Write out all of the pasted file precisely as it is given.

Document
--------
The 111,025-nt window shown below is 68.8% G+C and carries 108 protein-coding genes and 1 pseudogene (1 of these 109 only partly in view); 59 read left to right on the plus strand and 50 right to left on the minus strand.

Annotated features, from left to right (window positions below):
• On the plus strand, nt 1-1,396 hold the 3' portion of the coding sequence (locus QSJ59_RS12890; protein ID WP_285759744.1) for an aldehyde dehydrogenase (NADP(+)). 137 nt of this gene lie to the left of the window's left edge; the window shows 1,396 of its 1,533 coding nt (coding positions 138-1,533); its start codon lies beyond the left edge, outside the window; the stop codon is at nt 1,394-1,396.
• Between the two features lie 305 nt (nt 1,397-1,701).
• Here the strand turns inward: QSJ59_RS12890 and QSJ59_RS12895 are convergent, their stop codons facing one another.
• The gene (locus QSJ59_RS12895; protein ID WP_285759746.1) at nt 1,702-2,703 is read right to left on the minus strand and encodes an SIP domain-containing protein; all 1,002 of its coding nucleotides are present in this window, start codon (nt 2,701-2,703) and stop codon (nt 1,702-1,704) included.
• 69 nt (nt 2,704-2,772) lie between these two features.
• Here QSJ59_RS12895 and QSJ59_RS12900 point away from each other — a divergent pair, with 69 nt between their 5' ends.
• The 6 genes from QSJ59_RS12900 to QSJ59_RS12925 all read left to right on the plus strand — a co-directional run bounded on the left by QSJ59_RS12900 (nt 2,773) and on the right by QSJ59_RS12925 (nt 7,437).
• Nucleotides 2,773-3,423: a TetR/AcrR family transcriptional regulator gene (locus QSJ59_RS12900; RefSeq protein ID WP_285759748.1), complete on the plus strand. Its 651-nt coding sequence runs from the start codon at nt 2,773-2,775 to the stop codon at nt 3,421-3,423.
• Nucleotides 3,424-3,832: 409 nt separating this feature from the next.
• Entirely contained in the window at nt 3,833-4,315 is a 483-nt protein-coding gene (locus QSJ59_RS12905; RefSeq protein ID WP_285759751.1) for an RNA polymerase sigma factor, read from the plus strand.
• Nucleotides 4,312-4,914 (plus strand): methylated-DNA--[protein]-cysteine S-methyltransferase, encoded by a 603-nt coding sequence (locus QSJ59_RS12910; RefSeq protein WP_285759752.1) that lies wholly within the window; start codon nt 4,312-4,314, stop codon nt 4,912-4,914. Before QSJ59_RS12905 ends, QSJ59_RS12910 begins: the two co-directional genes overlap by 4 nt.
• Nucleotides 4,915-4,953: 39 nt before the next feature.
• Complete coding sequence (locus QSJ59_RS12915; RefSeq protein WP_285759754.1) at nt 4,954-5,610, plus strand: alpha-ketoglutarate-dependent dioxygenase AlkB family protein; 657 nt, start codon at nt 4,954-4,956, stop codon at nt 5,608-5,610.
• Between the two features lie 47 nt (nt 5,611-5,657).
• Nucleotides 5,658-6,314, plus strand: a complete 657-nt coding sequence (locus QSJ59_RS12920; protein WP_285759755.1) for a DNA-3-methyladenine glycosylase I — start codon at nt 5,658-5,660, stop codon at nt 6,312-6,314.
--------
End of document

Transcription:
The 111,025-nt window shown below is 68.8% G+C and carries 108 protein-coding genes and 1 pseudogene (1 of these 109 only partly in view); 59 read left to right on the plus strand and 50 right to left on the minus strand.

Annotated features, from left to right (window positions below):
• On the plus strand, nt 1-1,396 hold the 3' portion of the coding sequence (locus QSJ59_RS12890; protein ID WP_285759744.1) for an aldehyde dehydrogenase (NADP(+)). 137 nt of this gene lie to the left of the window's left edge; the window shows 1,396 of its 1,533 coding nt (coding positions 138-1,533); its start codon lies beyond the left edge, outside the window; the stop codon is at nt 1,394-1,396.
• Between the two features lie 305 nt (nt 1,397-1,701).
• Here the strand turns inward: QSJ59_RS12890 and QSJ59_RS12895 are convergent, their stop codons facing one another.
• The gene (locus QSJ59_RS12895; protein ID WP_285759746.1) at nt 1,702-2,703 is read right to left on the minus strand and encodes an SIP domain-containing protein; all 1,002 of its coding nucleotides are present in this window, start codon (nt 2,701-2,703) and stop codon (nt 1,702-1,704) included.
• 69 nt (nt 2,704-2,772) lie between these two features.
• Here QSJ59_RS12895 and QSJ59_RS12900 point away from each other — a divergent pair, with 69 nt between their 5' ends.
• The 6 genes from QSJ59_RS12900 to QSJ59_RS12925 all read left to right on the plus strand — a co-directional run bounded on the left by QSJ59_RS12900 (nt 2,773) and on the right by QSJ59_RS12925 (nt 7,437).
• Nucleotides 2,773-3,423: a TetR/AcrR family transcriptional regulator gene (locus QSJ59_RS12900; RefSeq protein ID WP_285759748.1), complete on the plus strand. Its 651-nt coding sequence runs from the start codon at nt 2,773-2,775 to the stop codon at nt 3,421-3,423.
• Nucleotides 3,424-3,832: 409 nt separating this feature from the next.
• Entirely contained in the window at nt 3,833-4,315 is a 483-nt protein-coding gene (locus QSJ59_RS12905; RefSeq protein ID WP_285759751.1) for an RNA polymerase sigma factor, read from the plus strand.
• Nucleotides 4,312-4,914 (plus strand): methylated-DNA--[protein]-cysteine S-methyltransferase, encoded by a 603-nt coding sequence (locus QSJ59_RS12910; RefSeq protein WP_285759752.1) that lies wholly within the window; start codon nt 4,312-4,314, stop codon nt 4,912-4,914. Before QSJ59_RS12905 ends, QSJ59_RS12910 begins: the two co-directional genes overlap by 4 nt.
• Nucleotides 4,915-4,953: 39 nt before the next feature.
• Complete coding sequence (locus QSJ59_RS12915; RefSeq protein WP_285759754.1) at nt 4,954-5,610, plus strand: alpha-ketoglutarate-dependent dioxygenase AlkB family protein; 657 nt, start codon at nt 4,954-4,956, stop codon at nt 5,608-5,610.
• Between the two features lie 47 nt (nt 5,611-5,657).
• Nucleotides 5,658-6,314, plus strand: a complete 657-nt coding sequence (locus QSJ59_RS12920; protein WP_285759755.1) for a DNA-3-methyladenine glycosylase I — start codon at nt 5,658-5,660, stop codon at nt 6,312-6,314.